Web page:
I have a String String x = "Sample text"; and I want to print the base64 encryption of it. As numerous examples mention, I use:

byte[] encodedBytes = Base64.encodeBase64(x.getBytes());
System.out.println("encodedBytes " + new String(encodedBytes));

But this gives me The method encodeBase64(byte[]) is undefined for the type Base64... Why is that?

  • What package is your Base64 from?
    – Thilo
    Apr 27, 2015 at 4:46
  • Um? I don't know what that means... I just added import java.util.Base64; as suggested =/
    – Oti Na Nai
    Apr 27, 2015 at 4:50
  • 1
    Base64 is not encryption, it is (binary to text) encoding. Jul 29, 2018 at 1:46

4 Answers 4


The encode method is in the Base64.Encoder class that you can get by running Base64.getEncoder().

byte[] encodedBytes = Base64.getEncoder().encode(x.getBytes());

Similarly, to decode:

String originalString = new String(Base64.getDecoder().decode(encodedBytes));

Check out the Base64 javadocs for more info.

  • If I'm not wrong, the decode statement above calls the variable 'encodedBytes' like a function 'encodedBytes()'. Please remove the brackets at the end.
    – Ramraj
    Feb 1, 2016 at 13:51
  • The issue @Ramraj mentioned was fixed by this edit: stackoverflow.com/revisions/29887426/2 Feb 24, 2016 at 18:59
  • convert encodedBytes to String, just pass in new String() constructor parameter. new String(encodedBytes) Jul 6, 2020 at 13:30

Instead of rewriting the code you should simply include the Apache commons codec module into your classpath. This has the exact method signature, Base64.encodeBase64(byte[]). And yes, just hitting "encodeBase64" in an internet search should be enough.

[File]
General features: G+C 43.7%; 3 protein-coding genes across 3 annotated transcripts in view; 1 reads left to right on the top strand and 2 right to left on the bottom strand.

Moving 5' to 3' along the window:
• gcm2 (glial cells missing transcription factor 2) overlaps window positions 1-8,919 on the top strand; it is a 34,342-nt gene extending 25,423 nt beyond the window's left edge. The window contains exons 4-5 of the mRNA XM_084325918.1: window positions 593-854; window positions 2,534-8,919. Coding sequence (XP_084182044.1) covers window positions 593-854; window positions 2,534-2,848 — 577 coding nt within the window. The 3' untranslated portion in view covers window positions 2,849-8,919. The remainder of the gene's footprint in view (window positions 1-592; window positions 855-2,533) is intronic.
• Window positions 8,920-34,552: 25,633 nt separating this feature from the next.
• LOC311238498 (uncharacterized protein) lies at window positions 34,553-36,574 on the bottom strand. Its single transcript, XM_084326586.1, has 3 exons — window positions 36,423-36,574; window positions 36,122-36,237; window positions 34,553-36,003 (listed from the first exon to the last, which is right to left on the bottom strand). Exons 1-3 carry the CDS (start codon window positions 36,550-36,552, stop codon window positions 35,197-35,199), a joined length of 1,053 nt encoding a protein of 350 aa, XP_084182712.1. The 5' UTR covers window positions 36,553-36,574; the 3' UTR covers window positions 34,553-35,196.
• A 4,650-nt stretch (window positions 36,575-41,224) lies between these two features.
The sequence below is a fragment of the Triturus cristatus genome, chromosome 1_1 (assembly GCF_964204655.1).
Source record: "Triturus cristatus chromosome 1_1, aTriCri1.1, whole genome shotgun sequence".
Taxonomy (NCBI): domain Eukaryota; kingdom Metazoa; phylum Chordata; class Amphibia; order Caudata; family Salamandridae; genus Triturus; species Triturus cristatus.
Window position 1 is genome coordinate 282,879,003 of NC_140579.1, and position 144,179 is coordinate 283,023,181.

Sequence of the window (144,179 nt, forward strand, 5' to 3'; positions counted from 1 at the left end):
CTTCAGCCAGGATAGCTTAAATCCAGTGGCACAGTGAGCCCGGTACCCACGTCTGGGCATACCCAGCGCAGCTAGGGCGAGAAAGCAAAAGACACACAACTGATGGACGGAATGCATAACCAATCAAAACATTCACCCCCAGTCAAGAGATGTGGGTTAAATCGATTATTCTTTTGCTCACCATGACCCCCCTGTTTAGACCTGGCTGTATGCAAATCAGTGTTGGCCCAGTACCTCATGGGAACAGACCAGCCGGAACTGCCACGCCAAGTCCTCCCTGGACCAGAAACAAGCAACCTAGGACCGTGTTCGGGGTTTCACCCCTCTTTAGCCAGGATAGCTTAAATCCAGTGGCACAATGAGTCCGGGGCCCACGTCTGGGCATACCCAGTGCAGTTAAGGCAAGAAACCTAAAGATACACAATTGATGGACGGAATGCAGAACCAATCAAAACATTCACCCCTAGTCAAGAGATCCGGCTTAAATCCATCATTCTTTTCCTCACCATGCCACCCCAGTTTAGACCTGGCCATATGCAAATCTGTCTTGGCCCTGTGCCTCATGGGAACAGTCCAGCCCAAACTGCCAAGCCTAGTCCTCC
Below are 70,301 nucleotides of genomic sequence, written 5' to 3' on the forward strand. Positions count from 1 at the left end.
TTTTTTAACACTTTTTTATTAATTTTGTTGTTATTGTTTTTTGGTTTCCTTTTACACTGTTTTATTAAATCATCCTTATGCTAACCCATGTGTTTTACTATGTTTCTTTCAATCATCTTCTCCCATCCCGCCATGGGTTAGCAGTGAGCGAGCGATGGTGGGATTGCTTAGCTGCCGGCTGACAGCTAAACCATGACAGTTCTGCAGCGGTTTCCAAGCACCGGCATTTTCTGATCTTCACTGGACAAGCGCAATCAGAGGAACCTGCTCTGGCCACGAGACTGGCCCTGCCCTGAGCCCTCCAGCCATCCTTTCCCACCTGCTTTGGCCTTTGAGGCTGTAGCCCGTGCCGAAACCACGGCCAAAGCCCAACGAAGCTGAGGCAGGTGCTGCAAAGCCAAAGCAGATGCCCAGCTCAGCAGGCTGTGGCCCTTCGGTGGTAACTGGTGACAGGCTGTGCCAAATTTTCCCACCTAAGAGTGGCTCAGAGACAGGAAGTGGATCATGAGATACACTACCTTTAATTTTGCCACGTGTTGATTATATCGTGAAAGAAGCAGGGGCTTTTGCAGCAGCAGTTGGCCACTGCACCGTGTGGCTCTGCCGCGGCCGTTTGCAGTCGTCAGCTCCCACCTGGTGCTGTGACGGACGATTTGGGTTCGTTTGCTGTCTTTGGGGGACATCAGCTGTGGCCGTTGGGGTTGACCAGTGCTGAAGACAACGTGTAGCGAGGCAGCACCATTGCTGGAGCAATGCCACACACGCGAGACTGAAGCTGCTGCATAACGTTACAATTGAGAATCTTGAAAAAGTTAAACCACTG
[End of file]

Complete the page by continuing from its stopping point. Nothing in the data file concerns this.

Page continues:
Note that your project may use other functionality from that same codecs package. So you should always first try and find the modules / libraries used by a project before you start replacing the code. And sometimes there are subtle differences between implementations, which could make the project fail in the right circumstances.

That said, the code in the question does of course not make sense. You could use encodeBase64String to directly convert to String without having to convert to bytes and then to String. And for newer level API's there is indeed the java.util.Base64 class, as mentioned in the other answer. Finally - and more importantly - if x already contains a string, why would you base 64 encode it?


I kinda solved it but check if it works

decode.setText(new String(Base64.decode(inputText.getText().toString(), Base64.DEFAULT)));

Tell me if it doesn't work


You could also use:

byte[] originalString = Base64.getDecoder().decode(encodedBytes);

to decode (this is what I used in a Base64 encoder/decoder applet I recently wrote)


Your Answer

By clicking “Post Your Answer”, you agree to our terms of service and acknowledge you have read our privacy policy.

Not the answer you're looking for? Browse other questions tagged or ask your own question.